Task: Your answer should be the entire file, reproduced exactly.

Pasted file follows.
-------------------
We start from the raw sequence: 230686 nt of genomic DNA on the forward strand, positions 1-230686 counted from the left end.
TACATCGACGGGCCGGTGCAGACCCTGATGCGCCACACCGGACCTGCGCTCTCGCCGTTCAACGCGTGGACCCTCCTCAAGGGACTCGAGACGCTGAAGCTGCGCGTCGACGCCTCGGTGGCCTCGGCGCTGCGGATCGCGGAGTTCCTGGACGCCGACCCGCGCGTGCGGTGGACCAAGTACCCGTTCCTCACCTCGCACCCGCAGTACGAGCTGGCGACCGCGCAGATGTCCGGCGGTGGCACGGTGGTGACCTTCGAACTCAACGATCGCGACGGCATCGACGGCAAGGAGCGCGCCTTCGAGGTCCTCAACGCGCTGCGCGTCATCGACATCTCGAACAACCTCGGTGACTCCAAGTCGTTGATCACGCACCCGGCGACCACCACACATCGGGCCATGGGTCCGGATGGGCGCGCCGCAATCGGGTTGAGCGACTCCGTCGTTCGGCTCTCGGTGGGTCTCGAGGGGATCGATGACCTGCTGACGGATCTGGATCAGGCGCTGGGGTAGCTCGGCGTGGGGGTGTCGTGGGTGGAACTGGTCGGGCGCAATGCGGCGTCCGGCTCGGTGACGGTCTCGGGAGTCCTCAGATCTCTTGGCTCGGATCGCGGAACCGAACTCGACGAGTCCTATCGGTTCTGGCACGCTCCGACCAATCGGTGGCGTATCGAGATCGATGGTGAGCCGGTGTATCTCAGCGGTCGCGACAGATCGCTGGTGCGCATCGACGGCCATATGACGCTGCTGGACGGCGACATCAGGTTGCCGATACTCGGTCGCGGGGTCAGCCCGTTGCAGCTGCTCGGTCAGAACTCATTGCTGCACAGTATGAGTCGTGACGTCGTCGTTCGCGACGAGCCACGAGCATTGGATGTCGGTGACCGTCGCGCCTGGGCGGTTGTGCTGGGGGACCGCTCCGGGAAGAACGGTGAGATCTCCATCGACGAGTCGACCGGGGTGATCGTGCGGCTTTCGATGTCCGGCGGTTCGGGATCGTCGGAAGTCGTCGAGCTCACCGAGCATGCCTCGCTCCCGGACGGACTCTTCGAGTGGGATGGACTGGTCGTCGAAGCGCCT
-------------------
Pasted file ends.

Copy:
We start from the raw sequence: 230686 nt of genomic DNA on the forward strand, positions 1-230686 counted from the left end.
TACATCGACGGGCCGGTGCAGACCCTGATGCGCCACACCGGACCTGCGCTCTCGCCGTTCAACGCGTGGACCCTCCTCAAGGGACTCGAGACGCTGAAGCTGCGCGTCGACGCCTCGGTGGCCTCGGCGCTGCGGATCGCGGAGTTCCTGGACGCCGACCCGCGCGTGCGGTGGACCAAGTACCCGTTCCTCACCTCGCACCCGCAGTACGAGCTGGCGACCGCGCAGATGTCCGGCGGTGGCACGGTGGTGACCTTCGAACTCAACGATCGCGACGGCATCGACGGCAAGGAGCGCGCCTTCGAGGTCCTCAACGCGCTGCGCGTCATCGACATCTCGAACAACCTCGGTGACTCCAAGTCGTTGATCACGCACCCGGCGACCACCACACATCGGGCCATGGGTCCGGATGGGCGCGCCGCAATCGGGTTGAGCGACTCCGTCGTTCGGCTCTCGGTGGGTCTCGAGGGGATCGATGACCTGCTGACGGATCTGGATCAGGCGCTGGGGTAGCTCGGCGTGGGGGTGTCGTGGGTGGAACTGGTCGGGCGCAATGCGGCGTCCGGCTCGGTGACGGTCTCGGGAGTCCTCAGATCTCTTGGCTCGGATCGCGGAACCGAACTCGACGAGTCCTATCGGTTCTGGCACGCTCCGACCAATCGGTGGCGTATCGAGATCGATGGTGAGCCGGTGTATCTCAGCGGTCGCGACAGATCGCTGGTGCGCATCGACGGCCATATGACGCTGCTGGACGGCGACATCAGGTTGCCGATACTCGGTCGCGGGGTCAGCCCGTTGCAGCTGCTCGGTCAGAACTCATTGCTGCACAGTATGAGTCGTGACGTCGTCGTTCGCGACGAGCCACGAGCATTGGATGTCGGTGACCGTCGCGCCTGGGCGGTTGTGCTGGGGGACCGCTCCGGGAAGAACGGTGAGATCTCCATCGACGAGTCGACCGGGGTGATCGTGCGGCTTTCGATGTCCGGCGGTTCGGGATCGTCGGAAGTCGTCGAGCTCACCGAGCATGCCTCGCTCCCGGACGGACTCTTCGAGTGGGATGGACTGGTCGTCGAAGCGCCT